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Invasive bushes in Decatur killing cedar waxwings

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Invasive bushes in Decatur killing cedar waxwings

A deceased cedar waxwing found near Decatur High. Photo provided to Decaturish


This story has been updated. 

Last April, Decatur resident Charles Reid found a flock of dead cedar waxwings outside of Decatur High School’s front entrance. The flock was made up of 14 birds, and Reid found what was left of them run over in the road.

“Initially, when I stumbled upon them, it was pretty horrific and shocking. You don’t find this that often,” Reid said.

After finding the waxwings, Reid sent an email to a University of Georgia listserv that Steve Holzman manages, called Georgia Birders Online.

Shortly after receiving the email, Holzman reached out to Reid and asked for a frozen sample of the specimen for testing.

“I took it to the Southeastern Cooperative Wildlife Disease Study,” Holzman said, “They did what’s called necropsy on the bird, and they gave me a clinical report. They diagnosed the bird as dying from cyanide toxicosis.”

Back in 2009, a report connected several cedar waxwing deaths in Thomas County, Ga. to eating berries from a plant called Nandina, also commonly called heavenly bamboo, and the fate of the cedar waxwings in Decatur proved to be the same. (To see photos of this plant, click here.)

“[Nandina is] in probably one out of two yards in Decatur and Atlanta – it’s prolific,” Reid said.

For a while, Nandina was extremely popular because it’s easy to grow, but this shrub doesn’t pose a threat just for cedar waxwings.

“It’s also a non-native invasive plant that spreads into local parks and woodlands, out-competing native flora,” Reid said.

Nonetheless, Reid points out that “this isn’t just an issue about Nandina.”

“It’s more of a story of not finding and planting invasive plants, but the nurseries won’t stop selling them because they make so much money,” Reid said.

While some states, like New York, have outlawed selling and planting invasive plants, other places still allow it.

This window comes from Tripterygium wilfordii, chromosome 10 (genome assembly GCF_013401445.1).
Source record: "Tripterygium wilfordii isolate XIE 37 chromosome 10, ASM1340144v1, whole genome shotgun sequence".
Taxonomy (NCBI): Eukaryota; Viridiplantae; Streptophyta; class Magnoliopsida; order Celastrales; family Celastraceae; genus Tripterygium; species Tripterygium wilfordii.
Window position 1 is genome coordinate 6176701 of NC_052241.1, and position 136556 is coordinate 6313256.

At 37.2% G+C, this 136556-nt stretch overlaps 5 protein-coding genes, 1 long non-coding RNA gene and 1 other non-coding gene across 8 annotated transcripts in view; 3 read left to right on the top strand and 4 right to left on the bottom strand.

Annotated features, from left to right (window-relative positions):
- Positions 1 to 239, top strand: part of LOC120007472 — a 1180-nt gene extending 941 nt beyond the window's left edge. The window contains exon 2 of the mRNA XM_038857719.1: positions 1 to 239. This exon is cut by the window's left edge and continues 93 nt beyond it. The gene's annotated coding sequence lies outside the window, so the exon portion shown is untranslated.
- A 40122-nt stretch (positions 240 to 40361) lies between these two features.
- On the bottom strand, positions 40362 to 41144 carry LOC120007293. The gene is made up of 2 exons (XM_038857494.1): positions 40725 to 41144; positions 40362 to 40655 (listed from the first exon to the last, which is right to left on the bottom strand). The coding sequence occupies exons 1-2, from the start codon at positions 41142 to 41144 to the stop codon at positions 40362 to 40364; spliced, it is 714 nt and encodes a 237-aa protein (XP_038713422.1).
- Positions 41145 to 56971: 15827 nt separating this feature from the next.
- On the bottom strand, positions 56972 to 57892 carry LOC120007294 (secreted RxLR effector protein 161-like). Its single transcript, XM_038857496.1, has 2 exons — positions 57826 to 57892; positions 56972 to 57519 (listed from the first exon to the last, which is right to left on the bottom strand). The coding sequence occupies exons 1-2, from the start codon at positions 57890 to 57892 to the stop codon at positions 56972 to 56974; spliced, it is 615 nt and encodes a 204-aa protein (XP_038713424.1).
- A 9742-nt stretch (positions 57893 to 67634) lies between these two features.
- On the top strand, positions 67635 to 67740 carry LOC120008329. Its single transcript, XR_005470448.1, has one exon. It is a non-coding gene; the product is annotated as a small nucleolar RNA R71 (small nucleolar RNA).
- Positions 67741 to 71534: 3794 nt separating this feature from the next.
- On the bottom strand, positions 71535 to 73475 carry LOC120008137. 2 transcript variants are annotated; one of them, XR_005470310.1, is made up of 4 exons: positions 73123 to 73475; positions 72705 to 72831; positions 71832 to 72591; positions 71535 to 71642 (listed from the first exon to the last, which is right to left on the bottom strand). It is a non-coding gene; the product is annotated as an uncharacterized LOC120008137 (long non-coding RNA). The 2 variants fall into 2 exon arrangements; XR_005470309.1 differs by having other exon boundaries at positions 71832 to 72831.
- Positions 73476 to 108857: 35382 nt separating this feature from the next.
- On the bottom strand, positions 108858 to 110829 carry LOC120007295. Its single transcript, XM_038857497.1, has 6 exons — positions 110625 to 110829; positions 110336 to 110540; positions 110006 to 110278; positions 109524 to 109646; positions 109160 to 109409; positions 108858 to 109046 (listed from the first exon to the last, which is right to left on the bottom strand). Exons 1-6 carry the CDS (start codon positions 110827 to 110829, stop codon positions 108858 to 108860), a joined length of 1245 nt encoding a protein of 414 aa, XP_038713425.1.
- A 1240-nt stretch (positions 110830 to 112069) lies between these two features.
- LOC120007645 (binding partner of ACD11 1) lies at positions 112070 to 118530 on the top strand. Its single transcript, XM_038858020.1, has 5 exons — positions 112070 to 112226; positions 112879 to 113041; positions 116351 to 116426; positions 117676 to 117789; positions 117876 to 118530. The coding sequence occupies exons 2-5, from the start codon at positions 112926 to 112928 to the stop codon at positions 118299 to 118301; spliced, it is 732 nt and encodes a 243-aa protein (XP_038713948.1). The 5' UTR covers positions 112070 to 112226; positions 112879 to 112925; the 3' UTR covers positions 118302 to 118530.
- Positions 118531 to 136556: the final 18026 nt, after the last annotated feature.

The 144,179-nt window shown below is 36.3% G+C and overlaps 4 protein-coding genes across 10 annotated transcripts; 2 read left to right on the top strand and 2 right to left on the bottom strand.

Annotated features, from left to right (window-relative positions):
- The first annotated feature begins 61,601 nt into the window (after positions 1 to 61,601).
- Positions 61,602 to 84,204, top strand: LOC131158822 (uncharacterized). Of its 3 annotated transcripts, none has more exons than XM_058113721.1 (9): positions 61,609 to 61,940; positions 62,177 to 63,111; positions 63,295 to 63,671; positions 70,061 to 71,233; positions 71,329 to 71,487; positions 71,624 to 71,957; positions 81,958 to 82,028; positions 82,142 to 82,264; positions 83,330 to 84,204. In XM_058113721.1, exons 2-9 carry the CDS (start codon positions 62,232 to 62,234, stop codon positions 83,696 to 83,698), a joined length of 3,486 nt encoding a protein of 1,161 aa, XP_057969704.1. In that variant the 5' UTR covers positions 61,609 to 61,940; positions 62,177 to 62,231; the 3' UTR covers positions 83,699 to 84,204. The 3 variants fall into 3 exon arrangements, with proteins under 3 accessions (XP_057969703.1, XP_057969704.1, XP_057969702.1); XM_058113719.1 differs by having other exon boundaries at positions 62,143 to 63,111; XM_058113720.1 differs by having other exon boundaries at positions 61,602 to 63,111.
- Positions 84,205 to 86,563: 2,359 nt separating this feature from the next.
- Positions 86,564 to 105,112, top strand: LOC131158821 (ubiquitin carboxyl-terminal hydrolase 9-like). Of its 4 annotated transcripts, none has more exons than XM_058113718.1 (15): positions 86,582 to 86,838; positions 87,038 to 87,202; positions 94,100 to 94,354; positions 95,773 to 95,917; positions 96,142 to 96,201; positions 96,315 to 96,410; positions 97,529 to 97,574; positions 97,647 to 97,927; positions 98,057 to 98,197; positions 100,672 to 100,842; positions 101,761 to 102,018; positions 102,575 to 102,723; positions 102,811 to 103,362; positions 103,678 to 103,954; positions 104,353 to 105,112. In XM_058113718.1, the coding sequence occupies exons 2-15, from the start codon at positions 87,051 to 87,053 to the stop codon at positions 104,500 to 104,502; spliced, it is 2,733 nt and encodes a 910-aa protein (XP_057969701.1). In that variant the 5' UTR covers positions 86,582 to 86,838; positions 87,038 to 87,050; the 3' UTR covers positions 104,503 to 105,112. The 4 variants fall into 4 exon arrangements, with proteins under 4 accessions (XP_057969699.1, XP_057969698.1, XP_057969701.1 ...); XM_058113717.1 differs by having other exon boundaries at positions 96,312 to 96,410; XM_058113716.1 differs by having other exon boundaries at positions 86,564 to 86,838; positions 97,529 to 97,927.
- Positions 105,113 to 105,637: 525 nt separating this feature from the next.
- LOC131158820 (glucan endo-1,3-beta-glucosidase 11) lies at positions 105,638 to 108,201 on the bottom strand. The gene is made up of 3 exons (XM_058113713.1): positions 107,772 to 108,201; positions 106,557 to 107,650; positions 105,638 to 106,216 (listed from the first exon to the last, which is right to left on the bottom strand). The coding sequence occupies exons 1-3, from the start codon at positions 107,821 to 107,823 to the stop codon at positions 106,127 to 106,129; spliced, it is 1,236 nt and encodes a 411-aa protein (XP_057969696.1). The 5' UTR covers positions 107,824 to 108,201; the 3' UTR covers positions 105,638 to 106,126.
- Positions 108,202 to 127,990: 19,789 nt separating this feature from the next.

Alongside managing Georgia Birders Online, Holzman serves as the president of the Georgia Ornithological Society, which works to conserve bird wildlife. After the flood of bird deaths last spring, Holzman set out to prevent more this year.

“I contacted Dr. David Dude, the Superintendent for the City Schools of Decatur. He talked to his Director of Facilities, Jason Ware,” Holzman said. “Before I knew it, Jason and his crew had removed all the Nandina bushes around the school preventing the deaths of many Cedar Waxwings.”

Still, he points out that removing Nandina bushes from DHS is “just one small little patch.” During this time of year, the early spring and late winter, “waxwings have exhausted most of their normal food supplies,” which is when they turn to eating Nandina berries.

“We don’t need to have this plant in our yards. We want common birds to stay common,” Holzman said. “One of the ways we can protect birds is minimize mortality through easy homeowner stuff.”

In efforts to help the cedar waxwings, Holzman provided some strategies to get rid of the Nandina in local yards: cut off the flowers when they bloom, remove berries and throw them away in the trash – not the ground – or cut the shrubs off at the base and put a herbicide called glyphosate on the stump.

“We can’t solve every environmental challenge,” Holzman said, “but this one is easy.”

Correction: An earlier version misspelled the name of an herbicide. This story has been updated with the correct information. This story has also been updated to clarify that while Nandina is often called sacred or heavenly bamboo, it is not actually bamboo